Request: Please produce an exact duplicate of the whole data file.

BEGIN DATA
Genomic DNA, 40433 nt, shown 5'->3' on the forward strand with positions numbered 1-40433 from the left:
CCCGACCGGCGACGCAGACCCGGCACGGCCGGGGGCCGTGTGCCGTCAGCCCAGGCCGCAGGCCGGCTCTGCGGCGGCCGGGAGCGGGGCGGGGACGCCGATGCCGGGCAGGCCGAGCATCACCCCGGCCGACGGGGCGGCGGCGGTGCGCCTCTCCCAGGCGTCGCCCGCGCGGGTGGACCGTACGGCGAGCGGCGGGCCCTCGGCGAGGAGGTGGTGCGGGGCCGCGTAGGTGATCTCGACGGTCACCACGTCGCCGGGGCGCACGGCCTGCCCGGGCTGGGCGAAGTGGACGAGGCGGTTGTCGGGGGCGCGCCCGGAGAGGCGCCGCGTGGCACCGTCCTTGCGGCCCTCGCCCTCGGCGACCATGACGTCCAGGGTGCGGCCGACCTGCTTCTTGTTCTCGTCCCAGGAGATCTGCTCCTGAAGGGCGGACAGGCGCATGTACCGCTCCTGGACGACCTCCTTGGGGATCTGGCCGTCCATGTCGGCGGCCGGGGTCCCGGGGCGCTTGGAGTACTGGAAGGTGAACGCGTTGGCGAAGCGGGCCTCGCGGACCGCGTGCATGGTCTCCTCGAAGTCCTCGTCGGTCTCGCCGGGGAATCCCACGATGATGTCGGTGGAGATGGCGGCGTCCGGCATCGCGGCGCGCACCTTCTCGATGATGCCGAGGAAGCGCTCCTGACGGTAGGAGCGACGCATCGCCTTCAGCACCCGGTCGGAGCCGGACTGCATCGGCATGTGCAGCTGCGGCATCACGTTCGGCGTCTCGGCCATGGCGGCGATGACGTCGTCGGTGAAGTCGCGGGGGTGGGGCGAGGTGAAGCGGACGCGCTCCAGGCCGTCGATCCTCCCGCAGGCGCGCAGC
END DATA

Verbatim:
Genomic DNA, 40433 nt, shown 5'->3' on the forward strand with positions numbered 1-40433 from the left:
CCCGACCGGCGACGCAGACCCGGCACGGCCGGGGGCCGTGTGCCGTCAGCCCAGGCCGCAGGCCGGCTCTGCGGCGGCCGGGAGCGGGGCGGGGACGCCGATGCCGGGCAGGCCGAGCATCACCCCGGCCGACGGGGCGGCGGCGGTGCGCCTCTCCCAGGCGTCGCCCGCGCGGGTGGACCGTACGGCGAGCGGCGGGCCCTCGGCGAGGAGGTGGTGCGGGGCCGCGTAGGTGATCTCGACGGTCACCACGTCGCCGGGGCGCACGGCCTGCCCGGGCTGGGCGAAGTGGACGAGGCGGTTGTCGGGGGCGCGCCCGGAGAGGCGCCGCGTGGCACCGTCCTTGCGGCCCTCGCCCTCGGCGACCATGACGTCCAGGGTGCGGCCGACCTGCTTCTTGTTCTCGTCCCAGGAGATCTGCTCCTGAAGGGCGGACAGGCGCATGTACCGCTCCTGGACGACCTCCTTGGGGATCTGGCCGTCCATGTCGGCGGCCGGGGTCCCGGGGCGCTTGGAGTACTGGAAGGTGAACGCGTTGGCGAAGCGGGCCTCGCGGACCGCGTGCATGGTCTCCTCGAAGTCCTCGTCGGTCTCGCCGGGGAATCCCACGATGATGTCGGTGGAGATGGCGGCGTCCGGCATCGCGGCGCGCACCTTCTCGATGATGCCGAGGAAGCGCTCCTGACGGTAGGAGCGACGCATCGCCTTCAGCACCCGGTCGGAGCCGGACTGCATCGGCATGTGCAGCTGCGGCATCACGTTCGGCGTCTCGGCCATGGCGGCGATGACGTCGTCGGTGAAGTCGCGGGGGTGGGGCGAGGTGAAGCGGACGCGCTCCAGGCCGTCGATCCTCCCGCAGGCGCGCAGC